That same year I was given a bottle of Amrut 100 by their international brand ambassador Ashok Chokalingham. A treasured possession, I rarely bring it out, however as promised this delicious whisky is one of my Winter Series reviews promised way back in Blog number #27.

There are very few whisky writers that use the 100 point system and as yet there have been no “perfect” whiskies for consumers to go crazy over. So why did Amrut seemingly give themselves 100 for this extremely rare bottling?

Firstly each bottle was exactly 100cl or 1 litre. Bottled at 57.1% which equates to the old British Proof of 100. After aging in ex-bourbon casks the whisky was poured into hand crafted 100 litre virgin oak barrels for a further period of fast aging. Given the conditions at 3000 feet above sea level in Bangalore and the small 100 litre barrels the impact on the whisky was immense. The additional touch was to only release 100 bottles into any given market. The expression I have is batch number 1.

Utilizing Scottish Peated Barley sourced from Inverness, the single malt could have ended up as the Amrut 46% or Cask Strength Peated versions we have seen in Canada. However, the very best casks were siphoned off to be turned into this amazing expression. One of the fantastic aspects of Amrut is the ability to age whisky extremely fast and so try all sorts of fun variations with amazing results.

Tasted in a Speigelau whisky tumbler.
Colour: Rich pale ale red with golden hues.
Nose: Sweet and savory like maple glazed smoky bacon. Enticing nose for 57+ percent and not at all nostril searing as you might expect from a whisky packing such high alcohol.
Palate: Soft enveloping peaty tones underpined by sweet hickory smoke and just a touch of high cocoa dark baking chocolate.
Finish: perfect marriage of that soft peat and smoke outlines a steady concentration of burnt toffee and dark fruit cake.
Water: Brings the peat to the surface and is like salty and sweet beef jerky – the kind you buy from the service station on a long road trip. Super soft on the palate with the extra alcohol completely balanced. Far more delicate now toning down the smoke and peat and allowing softer fruits to take over. Almost like drinking two completely different whiskies. Which one would be up to my mood on the day with perhaps a slight tendency to add the wee splash.

This is another fantastic experiment from Amrut that paid of handsomely. Such an amazing climate, elevation and skill combination to be able to produce whiskies of this complexity in such a short time.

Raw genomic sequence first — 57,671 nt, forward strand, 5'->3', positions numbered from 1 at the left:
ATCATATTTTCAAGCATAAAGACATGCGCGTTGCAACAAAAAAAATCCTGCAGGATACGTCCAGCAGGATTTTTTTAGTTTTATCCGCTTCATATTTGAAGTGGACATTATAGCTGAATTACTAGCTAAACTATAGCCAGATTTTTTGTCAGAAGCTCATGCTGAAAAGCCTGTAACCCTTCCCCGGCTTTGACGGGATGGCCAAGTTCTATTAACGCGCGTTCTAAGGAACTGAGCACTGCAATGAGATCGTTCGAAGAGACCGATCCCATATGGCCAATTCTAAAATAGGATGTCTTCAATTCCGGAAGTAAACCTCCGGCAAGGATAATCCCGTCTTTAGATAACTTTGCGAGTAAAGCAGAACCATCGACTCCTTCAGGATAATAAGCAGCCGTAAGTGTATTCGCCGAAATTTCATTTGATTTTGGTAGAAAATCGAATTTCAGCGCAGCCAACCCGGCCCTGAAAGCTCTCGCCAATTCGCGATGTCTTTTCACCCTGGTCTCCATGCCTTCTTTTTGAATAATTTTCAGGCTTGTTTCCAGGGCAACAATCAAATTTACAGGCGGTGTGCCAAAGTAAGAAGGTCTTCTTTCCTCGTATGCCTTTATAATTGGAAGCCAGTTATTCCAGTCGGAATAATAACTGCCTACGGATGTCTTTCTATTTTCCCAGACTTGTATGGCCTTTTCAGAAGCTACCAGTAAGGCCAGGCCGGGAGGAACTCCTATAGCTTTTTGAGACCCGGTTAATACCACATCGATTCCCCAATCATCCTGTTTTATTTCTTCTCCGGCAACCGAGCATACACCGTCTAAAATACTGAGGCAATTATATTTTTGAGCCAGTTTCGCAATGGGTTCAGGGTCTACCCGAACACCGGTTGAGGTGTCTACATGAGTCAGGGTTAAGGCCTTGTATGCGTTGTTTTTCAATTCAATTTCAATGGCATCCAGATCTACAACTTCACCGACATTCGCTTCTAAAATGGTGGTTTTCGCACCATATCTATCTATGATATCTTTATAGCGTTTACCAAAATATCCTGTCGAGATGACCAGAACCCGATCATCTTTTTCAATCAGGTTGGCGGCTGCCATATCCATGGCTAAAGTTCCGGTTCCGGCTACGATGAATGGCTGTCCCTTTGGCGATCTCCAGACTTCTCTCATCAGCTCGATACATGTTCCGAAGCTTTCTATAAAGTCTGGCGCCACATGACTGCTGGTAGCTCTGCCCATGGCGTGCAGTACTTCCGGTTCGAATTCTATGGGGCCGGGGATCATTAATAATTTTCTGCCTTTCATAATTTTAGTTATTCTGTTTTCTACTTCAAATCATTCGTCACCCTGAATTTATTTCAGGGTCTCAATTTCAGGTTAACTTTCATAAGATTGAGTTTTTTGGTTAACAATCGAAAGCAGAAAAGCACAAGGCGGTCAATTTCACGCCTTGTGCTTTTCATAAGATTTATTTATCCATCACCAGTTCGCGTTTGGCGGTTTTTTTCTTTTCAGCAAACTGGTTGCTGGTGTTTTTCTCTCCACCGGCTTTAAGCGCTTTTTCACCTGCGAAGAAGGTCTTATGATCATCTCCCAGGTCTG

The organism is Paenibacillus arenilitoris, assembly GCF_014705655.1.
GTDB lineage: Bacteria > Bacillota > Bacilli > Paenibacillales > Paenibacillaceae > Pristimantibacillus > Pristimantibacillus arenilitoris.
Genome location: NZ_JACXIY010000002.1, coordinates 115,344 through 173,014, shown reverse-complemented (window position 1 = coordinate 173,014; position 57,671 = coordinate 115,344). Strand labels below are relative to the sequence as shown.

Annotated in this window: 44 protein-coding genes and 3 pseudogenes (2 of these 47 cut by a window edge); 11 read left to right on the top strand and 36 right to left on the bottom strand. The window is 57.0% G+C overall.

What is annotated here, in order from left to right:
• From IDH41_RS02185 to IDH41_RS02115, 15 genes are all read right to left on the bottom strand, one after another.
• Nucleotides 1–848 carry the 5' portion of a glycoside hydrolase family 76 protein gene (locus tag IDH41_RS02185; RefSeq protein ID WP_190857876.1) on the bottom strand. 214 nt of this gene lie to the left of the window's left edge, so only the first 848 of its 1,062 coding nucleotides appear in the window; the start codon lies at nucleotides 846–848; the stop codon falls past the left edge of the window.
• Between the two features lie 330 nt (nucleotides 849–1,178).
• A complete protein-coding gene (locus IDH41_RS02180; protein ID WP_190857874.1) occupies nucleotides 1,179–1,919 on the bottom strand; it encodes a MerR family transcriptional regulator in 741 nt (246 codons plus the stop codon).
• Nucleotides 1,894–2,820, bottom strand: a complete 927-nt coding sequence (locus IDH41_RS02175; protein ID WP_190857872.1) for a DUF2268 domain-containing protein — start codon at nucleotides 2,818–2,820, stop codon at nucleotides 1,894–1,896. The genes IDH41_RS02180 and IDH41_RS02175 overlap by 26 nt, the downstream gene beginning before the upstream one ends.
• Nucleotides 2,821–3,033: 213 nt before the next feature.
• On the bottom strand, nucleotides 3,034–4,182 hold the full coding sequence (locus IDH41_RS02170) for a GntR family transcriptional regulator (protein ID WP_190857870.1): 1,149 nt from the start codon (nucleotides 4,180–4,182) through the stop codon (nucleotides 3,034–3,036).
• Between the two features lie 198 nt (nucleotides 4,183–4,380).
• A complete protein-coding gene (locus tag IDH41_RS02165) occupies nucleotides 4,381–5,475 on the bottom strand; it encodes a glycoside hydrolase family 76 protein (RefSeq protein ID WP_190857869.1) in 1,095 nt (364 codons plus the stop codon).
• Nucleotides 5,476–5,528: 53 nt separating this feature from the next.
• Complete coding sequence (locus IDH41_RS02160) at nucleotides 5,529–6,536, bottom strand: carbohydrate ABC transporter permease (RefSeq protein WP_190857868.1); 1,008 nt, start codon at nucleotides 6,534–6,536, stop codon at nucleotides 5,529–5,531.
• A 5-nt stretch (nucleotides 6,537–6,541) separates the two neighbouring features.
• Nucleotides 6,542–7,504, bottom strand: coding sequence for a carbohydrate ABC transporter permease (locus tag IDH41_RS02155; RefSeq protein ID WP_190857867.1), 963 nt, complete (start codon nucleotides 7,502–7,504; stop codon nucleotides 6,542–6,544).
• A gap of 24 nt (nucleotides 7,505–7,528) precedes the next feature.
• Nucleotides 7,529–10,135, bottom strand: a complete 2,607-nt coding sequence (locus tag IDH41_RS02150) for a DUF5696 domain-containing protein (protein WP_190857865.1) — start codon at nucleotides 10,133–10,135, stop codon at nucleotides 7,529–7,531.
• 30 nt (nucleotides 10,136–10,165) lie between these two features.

If you get the chance to grab any of the further editions of Amrut 100 I would jump at it quick. This belongs in every whisky lovers collection.

I’m down below what even marbles will help with now so might have to knock it off this year.

Thanks Ashok for this treasured bottle I will always cherish the time I spent championing Amrut and the amazing whiskies this distillery produces.


Does it feel like Whisky Season at your place? | Blog #27

G’day everyone,

With the days rapidly getting chiller here in the Northern Hemisphere and October almost half over my thoughts definitely start to turn like the autumn leaves away from the frivolous and refreshing into a desire for something full and warm.

In fact I get positively over the top with excitement sometimes thinking about all those lovely drams that I am yearning for over the next 6 months. With all the special holiday moments soon to come it is also a time of year that I crack open or re-open some special drams to share with family and friends and I can hardly wait.

Below and in no particular order are some of the awesome drams that I will be drinking and writing about over the course of the frozen season. Here is my top 10 as it stands now.

  1. High West – A Midwinter Nights Dram
  2. Stranahans Snowflake – Paladise Cask Finish
  3. Auchentoshan 1973 Single Sherry Cask
  4. Tullibardine 1966 Single Cask
  5. A.D. Rattray Batch No. 1 “Rattray’s Selection” Blended Malt 19 year old
  6. The English Whisky Peated Single Malt
  7. Amrut 100
  8. Armorik Double Maturation
  9. A.D. Rattray Girvan Single Grain 25 year old
  10. Samaroli Evolution 2011

No doubt there will be other contenders that will come along to grab my attention but the list above really does get me salivating in anticipation.

Although personally I find the long harsh Calgary Winter hard to cope with, after 13 years my one solace is that it makes for a great environment to get into whisky.

This is the time of year that I hang up the Pipe and hopefully finish off my last cigar of the season or buy a bulk pack of those little humidity sachets to keep my stash moist during the dry furnace ravaged months cooped up at home. Thank goodness one vice can be replaced by another 🙂

So please write in and let me know what special drams you have lined up ready to go to keep you alive through the long Winter months. Either that or tell me your sob story about how you don’t have anything in your cupboard and are desperate for something different.

From My Contact Page

Name all the Islay Distilleries for a chance to win a bottle of A.D. Rattray Cask Islay Batch #1 Blended Malt Whisky.